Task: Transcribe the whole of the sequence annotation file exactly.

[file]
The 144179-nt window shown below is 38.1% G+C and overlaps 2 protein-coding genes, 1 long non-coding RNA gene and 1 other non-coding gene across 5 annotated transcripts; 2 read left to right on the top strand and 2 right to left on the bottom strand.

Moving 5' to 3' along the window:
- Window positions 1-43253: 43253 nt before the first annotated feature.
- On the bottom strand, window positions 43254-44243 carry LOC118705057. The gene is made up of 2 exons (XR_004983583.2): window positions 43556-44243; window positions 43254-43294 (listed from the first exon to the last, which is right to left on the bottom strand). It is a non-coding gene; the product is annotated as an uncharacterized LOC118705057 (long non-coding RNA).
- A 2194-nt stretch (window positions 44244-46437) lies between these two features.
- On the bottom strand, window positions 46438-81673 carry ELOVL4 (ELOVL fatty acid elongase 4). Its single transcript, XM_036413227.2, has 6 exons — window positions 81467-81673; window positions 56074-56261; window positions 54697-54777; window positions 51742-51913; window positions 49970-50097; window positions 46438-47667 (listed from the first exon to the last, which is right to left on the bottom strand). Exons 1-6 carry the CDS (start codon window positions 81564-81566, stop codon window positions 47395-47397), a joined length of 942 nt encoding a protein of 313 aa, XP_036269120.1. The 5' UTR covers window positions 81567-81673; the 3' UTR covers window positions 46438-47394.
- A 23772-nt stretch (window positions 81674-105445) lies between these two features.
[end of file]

The 144179-nt window shown below is 38.1% G+C and overlaps 2 protein-coding genes, 1 long non-coding RNA gene and 1 other non-coding gene across 5 annotated transcripts; 2 read left to right on the top strand and 2 right to left on the bottom strand.

Moving 5' to 3' along the window:
- Window positions 1-43253: 43253 nt before the first annotated feature.
- On the bottom strand, window positions 43254-44243 carry LOC118705057. The gene is made up of 2 exons (XR_004983583.2): window positions 43556-44243; window positions 43254-43294 (listed from the first exon to the last, which is right to left on the bottom strand). It is a non-coding gene; the product is annotated as an uncharacterized LOC118705057 (long non-coding RNA).
- A 2194-nt stretch (window positions 44244-46437) lies between these two features.
- On the bottom strand, window positions 46438-81673 carry ELOVL4 (ELOVL fatty acid elongase 4). Its single transcript, XM_036413227.2, has 6 exons — window positions 81467-81673; window positions 56074-56261; window positions 54697-54777; window positions 51742-51913; window positions 49970-50097; window positions 46438-47667 (listed from the first exon to the last, which is right to left on the bottom strand). Exons 1-6 carry the CDS (start codon window positions 81564-81566, stop codon window positions 47395-47397), a joined length of 942 nt encoding a protein of 313 aa, XP_036269120.1. The 5' UTR covers window positions 81567-81673; the 3' UTR covers window positions 46438-47394.
- A 23772-nt stretch (window positions 81674-105445) lies between these two features.